Janoueix-Lerosey I, Lequin D, Brugieres L, Ribeiro A, de Pontual L, Combaret V, et al. Somatic and germline activating mutations of the ALK kinase receptor in neuroblastoma. Nature. 2008;455:967–70. https://doi.org/10.1038/nature07398.

    CAS  Article  PubMed  Google Scholar 

  11. 11.

    Chen Y, Takita J, Choi YL, Kato M, Ohira M, Sanada M, et al. Oncogenic mutations of ALK kinase in neuroblastoma. Nature. 2008;455:971–4. https://doi.org/10.1038/nature07399.

    CAS  Article  PubMed  Google Scholar 

  12. 12.

    Caren H, Abel F, Kogner P, Martinsson T. High incidence of DNA mutations and gene amplifications of the ALK gene in advanced sporadic neuroblastoma tumours. Biochem J. 2008;416:153–9. https://doi.org/10.1042/bj20081834.

    CAS  Article  PubMed  Google Scholar 

  13. 13.

    George RE, Sanda T, Hanna M, Frohling S, Luther W 2nd, Zhang J, et al. Activating mutations in ALK provide a therapeutic target in neuroblastoma. Nature. 2008;455(7215):975–8. https://doi.org/10.1038/nature07397.

    CAS  Article  PubMed  PubMed Central  Google Scholar 

  14. 14.

    Pugh TJ, Morozova O, Attiyeh EF, Asgharzadeh S, Wei JS, Auclair D, et al. The genetic landscape of high-risk neuroblastoma. Nat Genet. 2013;45:279–84. https://doi.org/10.1038/ng.2529.

    CAS  Article  PubMed  PubMed Central  Google Scholar 

  15. 15.

    Bresler SC, Weiser DA, Huwe PJ, Park JH, Krytska K, Ryles H, et al. ALK mutations confer differential oncogenic activation and sensitivity to ALK inhibition therapy in neuroblastoma. Cancer Cell. 2014;26:682–94. https://doi.org/10.1016/j.ccell.2014.09.019.

    CAS  Article  PubMed  PubMed Central  Google Scholar 

  16. 16.

    Eleveld TF, Oldridge DA, Bernard V, Koster J, Colmet Daage L, Diskin SJ, et al. Relapsed neuroblastomas show frequent RAS-MAPK pathway mutations. Nat Genet. 2015;47:864–71. https://doi.org/10.1038/ng.3333.

    CAS  Article  PubMed  PubMed Central  Google Scholar 

  17. 17.

    Tolbert VP, Coggins GE, Maris JM. Genetic susceptibility to neuroblastoma. Curr Opin Genet Dev. 2017;42:81–90. https://doi.org/10.1016/j.gde.2017.03.008.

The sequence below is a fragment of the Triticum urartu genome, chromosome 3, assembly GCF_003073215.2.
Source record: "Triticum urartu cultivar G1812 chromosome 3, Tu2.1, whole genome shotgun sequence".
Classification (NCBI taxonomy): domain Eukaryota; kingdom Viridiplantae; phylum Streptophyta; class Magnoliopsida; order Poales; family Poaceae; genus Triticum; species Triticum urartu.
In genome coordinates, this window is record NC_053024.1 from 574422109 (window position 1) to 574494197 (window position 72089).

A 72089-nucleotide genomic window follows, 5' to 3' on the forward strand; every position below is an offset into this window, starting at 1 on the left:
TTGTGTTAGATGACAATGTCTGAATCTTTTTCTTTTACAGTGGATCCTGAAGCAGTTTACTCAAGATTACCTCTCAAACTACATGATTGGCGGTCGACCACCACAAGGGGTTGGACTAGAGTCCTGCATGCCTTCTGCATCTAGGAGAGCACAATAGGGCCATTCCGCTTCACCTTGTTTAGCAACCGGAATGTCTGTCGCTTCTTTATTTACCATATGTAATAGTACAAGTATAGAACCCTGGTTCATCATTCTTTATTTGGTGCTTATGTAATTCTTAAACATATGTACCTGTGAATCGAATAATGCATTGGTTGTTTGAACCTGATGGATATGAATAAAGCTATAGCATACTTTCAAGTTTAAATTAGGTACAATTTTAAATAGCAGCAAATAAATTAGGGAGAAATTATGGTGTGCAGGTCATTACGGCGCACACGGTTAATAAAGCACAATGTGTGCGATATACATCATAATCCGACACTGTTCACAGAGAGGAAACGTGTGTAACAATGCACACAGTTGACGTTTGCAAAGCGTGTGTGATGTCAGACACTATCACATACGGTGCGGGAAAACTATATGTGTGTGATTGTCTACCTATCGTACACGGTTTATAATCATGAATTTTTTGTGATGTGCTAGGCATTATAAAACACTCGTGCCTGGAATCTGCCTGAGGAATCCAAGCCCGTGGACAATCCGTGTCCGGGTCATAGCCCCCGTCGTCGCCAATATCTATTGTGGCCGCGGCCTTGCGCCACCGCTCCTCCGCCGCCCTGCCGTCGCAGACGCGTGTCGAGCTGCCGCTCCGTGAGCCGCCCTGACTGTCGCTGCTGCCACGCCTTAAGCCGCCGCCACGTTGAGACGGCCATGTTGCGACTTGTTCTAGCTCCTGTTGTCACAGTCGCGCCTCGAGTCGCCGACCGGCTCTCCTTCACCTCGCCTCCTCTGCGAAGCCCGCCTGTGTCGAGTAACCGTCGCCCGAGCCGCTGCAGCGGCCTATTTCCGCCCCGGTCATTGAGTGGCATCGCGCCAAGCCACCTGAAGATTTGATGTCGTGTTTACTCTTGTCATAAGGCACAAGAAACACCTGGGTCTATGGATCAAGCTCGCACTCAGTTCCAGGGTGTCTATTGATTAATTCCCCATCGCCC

CAS  Article  PubMed  PubMed Central  Google Scholar 

  18. 18.

    Tonini GP, Capasso M. Genetic predisposition and chromosome instability in neuroblastoma. Cancer Metastasis Rev. 2020;39:275–85. https://doi.org/10.1007/s10555-020-09843-4.

    CAS  Article  PubMed  Google Scholar 

  19. 19.

    Osajima-Hakomori Y, Miyake I, Ohira M, Nakagawara A, Nakagawa A, Sakai R. Biological role of anaplastic lymphoma kinase in neuroblastoma. Am J Pathol. 2005;167(1):213–22. https://doi.org/10.1016/S0002-9440(10)62966-5.

    CAS  Article  PubMed  PubMed Central  Google Scholar 

  20. 20.

    Miyake I, Hakomori Y, Shinohara A, Gamou T, Saito M, Iwamatsu A, et al. Activation of anaplastic lymphoma kinase is responsible for hyperphosphorylation of ShcC in neuroblastoma cell lines. Oncogene. 2002;21:5823–34. https://doi.org/10.1038/sj.onc.1205735.

    CAS  Article  PubMed  Google Scholar 

  21. 21.

    Ma X, Liu Y, Liu Y, Alexandrov LB, Edmonson MN, Gawad C, et al. Pan-cancer genome and transcriptome analyses of 1,699 paediatric leukaemias and solid tumours. Nature. 2018;555(7696):371–6. https://doi.org/10.1038/nature25795.

    CAS  Article  PubMed  PubMed Central  Google Scholar 

  22. 22.

    De Brouwer S, De Preter K, Kumps C, Zabrocki P, Porcu M, Westerhout EM, et al. Meta-analysis of neuroblastomas reveals a skewed ALK mutation spectrum in tumors with MYCN amplification. Clin Cancer Res. 2010;16:4353–62. https://doi.org/10.1158/1078-0432.CCR-09-2660.

    CAS  Article  PubMed  Google Scholar 

  23. 23.

    Trigg RM, Turner SD. ALK in neuroblastoma: biological and therapeutic implications. Cancers (Basel). 2018;10. https://doi.org/10.3390/cancers10040113.

  24. 24.